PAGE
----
Phishing and Spear-Phishing are two methods used by cyberattackers to obtain personal information from clients, staff and family, and to gain access to computers and office networks in order to install malware and ransomware. In this episode of the Legal Tech Podcast, attorney and technologist Daniel J. Siegel, a pioneer in the field of Techno-Ethics, provides an introduction to the world of phishing, offering background information and providing practical solutions that law offices and businesses can immediately implement to prevent these attacks. The Legal Tech Podcast is sponsored by Integrated Technology Services, LLC and the Law Offices of Daniel J. Siegel, LLC.
Hello. Welcome to today's edition of the Legal Tech podcast, sponsored by Integrated Technology Services LLC and the law offices of Daniel J. Siegel LLC. I'm Dan Siegel. Today's program is going to focus on fishing. I say phishing and spear phishing as S P E A R P H I S H I N G. These are two areas where offices and homes and everywhere else are particularly vulnerable to cyber threats and cyber attackers. And we're going to provide some very basic information about what phishing is, what spear phishing is and what you can do very easily to try to prevent some of these attacks from happening. Phishing itself is defined in a lot of different ways by a lot of different techies. But really, what it is is the fraudulent practice of sending emails that appear or are trying to appear to be from reputable companies or people to get you and their recipients to either reveal personal information or to go to a website where they're going to reveal personal information. And then they give away their passwords, their credit card numbers, their logins, all of that type of information. Spear phishing is a little bit different, but not a lot different. It's the same type of campaign or effort where criminals and others are trying to get personal information from people. But spear phishing targets very specific people or recipients. It is not uncommon, and we have seen it in our offices where a client of a law firm receives an email. The email appears to be from the attorney in that firm or a paralegal, or someone in the firm who regularly communicates with the client. The email then asks or directs the client, the recipient, to take certain action. It can often be to wire money, to provide log in information, et cetera, et cetera. And spear phishing emails are particularly effective because the senders have information and are able to literally duplicate exactly what the email would look like had it actually come from the attorney or the law office, or it could come from a bank, it could come from lots of different sources. Phishing, which is what most of us are used to, are those emails that theoretically appear to be from your bank but aren't with phishing emails. You can usually tell there are some telltale signs that help you understand why these aren't legitimate emails. The first thing is to look at the sender's email address because in many cases, even though it may say it comes from X Y Z Bank, you look at the sender's email address and you see it is not anything like that, and it's an at gmail.com email address or or some address that you know, has symbols, numbers or letters after it that make it appear that make it clear, really, that the email came from some other location. Another hint for phishing emails. And it's what we always tell people to do is that individuals who receive them should place their mouse over the hyperlinks the highlighted typically in blue links in the email. Don't click them, because if you click them, you could not only potentially be put in a spot where you're asked to reveal information, but even worse, you could actually allow a virus to infect your computer so you hover your mouse over those links. And often you will see right away that the links that may be directing you to Girard Bank actually are showing some other website as well. In many cases, phishing emails come from banks you don't even deal with or organizations that you don't or your clients don't deal with. So individuals have to take very good care to first look at the sender. Second, look at the recipient to see if there's even names in the To email because many times there aren't because these are being sent in a blank address. Third, hover over them, the mouse links, to see whether they appear legitimate or consider whether you even expecting or have any reason to expect an email from a bank , cetera. In most cases, banks do not suddenly send emails that are requesting personal information, and most banks will tell you in their legitimate emails that we are not going to request account information, personal information, etc. And if you're in doubt and you're not sure if that email is legitimate, well, then you don't have to click on it. You can simply go to the website for the particular bank, go directly and see if you log in there if in fact, there was any request pending. Another option is to pick up the phone, call the bank, call the business, call the vendor or whomever it is, and see if they sent the email. Another thing you can do many vendors, many companies, American Express, for example, have email addresses where you can forward suspicious emails and they will tell you if those emails are legitimate or not. But the worst thing to do is to click on or respond to those emails unless you are absolutely sure they come from the sender. Now, spear phishing is a little bit different because spear phishing emails look in many cases, to be completely legitimate and accurate. That doesn't mean that they are. The cyber criminals are getting more and more sophisticated, and as they get sophisticated, they are able to make links appear to be legitimate. Even though they're not, they can redirect you. But often they are directing the recipient to take an action that may not be on a link as much as it is to do something else, like wiring money to a particular account. So let me tell you a story about one law firm where spear phishing occurred. The attorney receives a call from a client, an elderly client, because the client had received an email directing the client to wire money to pay for inheritance taxes to a specific bank. The client not thinking about this in great detail didn't call the attorney and simply responded by wiring the money. That money was gone. The next thing the client knew they were getting a second email requesting an additional wire, and it was at that point that the client realized that something may not be right, and the client called the law firm only to find out that in fact, those emails were not legitimate. They were spear phishing. So what do you do as attorneys? What do you do in order to prevent clients from taking these types of actions? It's the same thing you should be doing with your staff. It's education. So what do we advise law firms to do when we are consulting with law firms? We advise them to not only have discussions about cybersecurity with staff to not only train staff in proper or best practices relating to cybersecurity and phishing emails, but to go a step further and to explain to clients so that when you meet with a client, particularly in matters where there may be financial transactions, an estate, an estate planning, insurance, planning trusts a lot of those types of business transactions. Explain to the client, just like the banks do with us that you are not going to request or will ever e-mail a client to take financial action to wire money, to send a check to do any of those things because that way, the client knows. Second, explain what the procedure is in your office for those types of transactions. So Miss Jones, let me explain to you that if in fact, we do need you to send us some money or to make a payment for an inheritance tax return or something like that, we will call you when it will either come from me or from an individual who you know in our firm who will then make that direction to you. That's what you want to do. And if you have any question, if you receive any type of communication that doesn't seem correct, then don't respond to it at all. Call us and we are here to take your call. We will always, you know, explain to you will always do all of that. So you want to be very careful when you're meeting with new clients or when you're having follow up conversations with clients to just remind them, Hey, Miss Jones, just so you know, it's getting to the time where we're going to have to pay that tax or that bill or whatever the case may be. And we're going to be in touch with you either by phone, but we're not going to just email you and tell you how to send the money or where to send money. You have to be careful. There's many security companies out there who are now saying that the two types of biggest threats to firms and individuals are ransomware and phishing and in particular, spear phishing. And one of those companies, called Trend Micro, has named spear phishing emails as one of the top areas for threats not only to individuals but to companies and their network. Because when you do spear phishing and someone replies they are providing personal information and the sender is simply doing what we used to see years ago, it could even be the days of the Music Man where they're just trying to get the recipient, your client, your staff member, to feel confident and comfortable with them. And then that's when they act. So it's really important to understand that while fish is healthy for your diet, phish and phishing aren't healthy for your computers, your clients, your friends or your family. I'm Dan Segal. You've been listening to the Legal Tech Podcast.Today's topic:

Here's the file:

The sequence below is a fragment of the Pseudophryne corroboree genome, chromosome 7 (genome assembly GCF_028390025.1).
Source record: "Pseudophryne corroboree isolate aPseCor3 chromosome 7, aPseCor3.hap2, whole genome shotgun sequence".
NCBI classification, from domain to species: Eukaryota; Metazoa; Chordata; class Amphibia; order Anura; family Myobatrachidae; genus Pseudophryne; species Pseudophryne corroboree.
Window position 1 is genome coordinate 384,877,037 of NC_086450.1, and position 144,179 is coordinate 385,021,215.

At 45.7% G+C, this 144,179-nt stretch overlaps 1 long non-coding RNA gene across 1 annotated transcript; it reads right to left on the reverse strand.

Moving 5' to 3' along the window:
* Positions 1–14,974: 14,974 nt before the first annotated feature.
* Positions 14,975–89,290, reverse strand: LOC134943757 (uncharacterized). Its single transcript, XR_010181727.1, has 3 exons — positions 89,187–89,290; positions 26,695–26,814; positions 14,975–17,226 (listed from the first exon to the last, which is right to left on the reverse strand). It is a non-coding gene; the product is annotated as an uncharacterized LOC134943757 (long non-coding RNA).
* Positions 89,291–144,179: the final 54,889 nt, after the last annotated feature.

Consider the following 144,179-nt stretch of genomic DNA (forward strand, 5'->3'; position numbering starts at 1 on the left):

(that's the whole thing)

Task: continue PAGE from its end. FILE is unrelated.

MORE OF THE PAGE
Don't eat the phish. The podcast is sponsored by Integrated Technology Services LLC and the law offices of Daniel J. Siegel LLC. You can find us at Techlawyergy.com, T E C H L A W Y E R G Y dot com and Daniel J. Siegel dot com D A N I E L J S I E G E L dot com. Thank you again for listening. We hope you enjoyed today's edition of the Legal Tech podcast.